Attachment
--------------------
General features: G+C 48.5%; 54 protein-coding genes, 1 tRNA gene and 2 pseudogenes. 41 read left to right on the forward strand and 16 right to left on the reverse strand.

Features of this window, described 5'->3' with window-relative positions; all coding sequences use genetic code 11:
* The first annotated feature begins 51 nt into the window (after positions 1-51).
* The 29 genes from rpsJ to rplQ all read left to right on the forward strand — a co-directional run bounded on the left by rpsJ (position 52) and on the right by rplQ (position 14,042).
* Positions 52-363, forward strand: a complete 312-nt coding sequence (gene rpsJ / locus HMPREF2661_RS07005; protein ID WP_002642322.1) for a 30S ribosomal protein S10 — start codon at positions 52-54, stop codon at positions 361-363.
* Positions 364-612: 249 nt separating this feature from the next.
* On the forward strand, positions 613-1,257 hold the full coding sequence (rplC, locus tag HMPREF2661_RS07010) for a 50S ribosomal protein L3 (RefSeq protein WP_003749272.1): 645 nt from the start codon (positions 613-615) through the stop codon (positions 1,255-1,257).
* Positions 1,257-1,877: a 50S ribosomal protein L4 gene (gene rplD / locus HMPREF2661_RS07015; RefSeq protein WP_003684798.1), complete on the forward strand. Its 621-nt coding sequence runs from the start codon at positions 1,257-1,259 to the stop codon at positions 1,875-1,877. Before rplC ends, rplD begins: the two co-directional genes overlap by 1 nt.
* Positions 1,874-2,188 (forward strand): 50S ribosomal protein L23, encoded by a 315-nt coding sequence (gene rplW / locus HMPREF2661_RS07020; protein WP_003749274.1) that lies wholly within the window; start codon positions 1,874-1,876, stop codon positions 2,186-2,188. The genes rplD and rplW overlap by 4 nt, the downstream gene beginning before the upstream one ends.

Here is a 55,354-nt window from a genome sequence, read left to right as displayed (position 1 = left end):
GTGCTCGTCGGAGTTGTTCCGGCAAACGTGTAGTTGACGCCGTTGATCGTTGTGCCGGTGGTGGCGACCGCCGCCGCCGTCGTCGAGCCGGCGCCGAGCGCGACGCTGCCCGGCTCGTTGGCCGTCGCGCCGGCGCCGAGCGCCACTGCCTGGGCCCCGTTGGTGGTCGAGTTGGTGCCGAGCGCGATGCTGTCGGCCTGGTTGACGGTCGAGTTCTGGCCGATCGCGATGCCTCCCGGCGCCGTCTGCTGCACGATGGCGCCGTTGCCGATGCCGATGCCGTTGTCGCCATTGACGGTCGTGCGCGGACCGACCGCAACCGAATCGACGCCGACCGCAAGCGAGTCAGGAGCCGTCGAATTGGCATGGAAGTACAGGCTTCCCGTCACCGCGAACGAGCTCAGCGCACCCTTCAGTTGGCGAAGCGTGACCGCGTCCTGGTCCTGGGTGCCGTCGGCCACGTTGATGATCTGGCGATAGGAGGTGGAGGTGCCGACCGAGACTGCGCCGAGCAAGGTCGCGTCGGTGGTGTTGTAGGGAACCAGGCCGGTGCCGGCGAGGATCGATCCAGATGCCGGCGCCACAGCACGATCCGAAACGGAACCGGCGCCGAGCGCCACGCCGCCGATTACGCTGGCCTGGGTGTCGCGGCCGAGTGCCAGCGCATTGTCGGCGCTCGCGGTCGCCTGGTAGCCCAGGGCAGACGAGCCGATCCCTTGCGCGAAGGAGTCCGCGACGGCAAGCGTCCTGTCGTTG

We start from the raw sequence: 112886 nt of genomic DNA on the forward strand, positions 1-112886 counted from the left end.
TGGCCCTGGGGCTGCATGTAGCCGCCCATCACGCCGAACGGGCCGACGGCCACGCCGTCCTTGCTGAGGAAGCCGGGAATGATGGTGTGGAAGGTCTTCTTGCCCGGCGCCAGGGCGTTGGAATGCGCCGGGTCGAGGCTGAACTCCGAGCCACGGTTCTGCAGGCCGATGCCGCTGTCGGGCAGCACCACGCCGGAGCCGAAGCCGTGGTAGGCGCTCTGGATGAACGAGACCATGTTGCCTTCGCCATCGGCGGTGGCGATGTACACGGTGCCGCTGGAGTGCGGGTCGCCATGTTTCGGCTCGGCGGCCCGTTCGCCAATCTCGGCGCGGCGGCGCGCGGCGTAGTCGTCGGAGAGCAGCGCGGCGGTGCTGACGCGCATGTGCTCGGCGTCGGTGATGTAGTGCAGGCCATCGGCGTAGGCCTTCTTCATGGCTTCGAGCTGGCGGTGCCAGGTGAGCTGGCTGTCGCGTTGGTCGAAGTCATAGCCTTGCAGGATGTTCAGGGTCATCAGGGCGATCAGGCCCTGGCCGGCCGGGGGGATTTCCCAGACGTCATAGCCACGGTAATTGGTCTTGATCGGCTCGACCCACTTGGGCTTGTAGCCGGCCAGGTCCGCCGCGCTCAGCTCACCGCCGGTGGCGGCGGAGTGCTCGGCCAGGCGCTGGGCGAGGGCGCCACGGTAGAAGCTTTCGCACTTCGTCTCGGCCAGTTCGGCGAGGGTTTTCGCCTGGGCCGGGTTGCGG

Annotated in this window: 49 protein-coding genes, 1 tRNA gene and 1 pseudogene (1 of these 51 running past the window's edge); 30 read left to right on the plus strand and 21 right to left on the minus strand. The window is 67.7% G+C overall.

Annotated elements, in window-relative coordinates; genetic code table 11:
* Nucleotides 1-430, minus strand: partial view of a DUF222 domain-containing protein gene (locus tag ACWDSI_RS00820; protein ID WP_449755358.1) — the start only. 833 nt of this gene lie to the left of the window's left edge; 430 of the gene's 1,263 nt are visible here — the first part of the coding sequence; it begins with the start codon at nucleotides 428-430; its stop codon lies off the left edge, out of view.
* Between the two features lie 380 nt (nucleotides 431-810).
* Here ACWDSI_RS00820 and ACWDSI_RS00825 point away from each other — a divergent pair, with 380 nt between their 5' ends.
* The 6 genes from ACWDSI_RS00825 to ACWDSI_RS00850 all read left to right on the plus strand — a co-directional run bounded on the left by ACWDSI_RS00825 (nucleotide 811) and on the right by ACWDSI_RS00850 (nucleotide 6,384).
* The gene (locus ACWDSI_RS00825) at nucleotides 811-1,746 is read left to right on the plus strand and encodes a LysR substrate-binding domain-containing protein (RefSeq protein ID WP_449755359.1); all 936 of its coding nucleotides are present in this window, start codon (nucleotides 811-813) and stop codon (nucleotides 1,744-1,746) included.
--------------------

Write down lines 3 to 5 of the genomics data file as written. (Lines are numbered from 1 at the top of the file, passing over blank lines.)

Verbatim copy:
* The first annotated feature begins 51 nt into the window (after positions 1-51).
* The 29 genes from rpsJ to rplQ all read left to right on the forward strand — a co-directional run bounded on the left by rpsJ (position 52) and on the right by rplQ (position 14,042).
* Positions 52-363, forward strand: a complete 312-nt coding sequence (gene rpsJ / locus HMPREF2661_RS07005; protein ID WP_002642322.1) for a 30S ribosomal protein S10 — start codon at positions 52-54, stop codon at positions 361-363.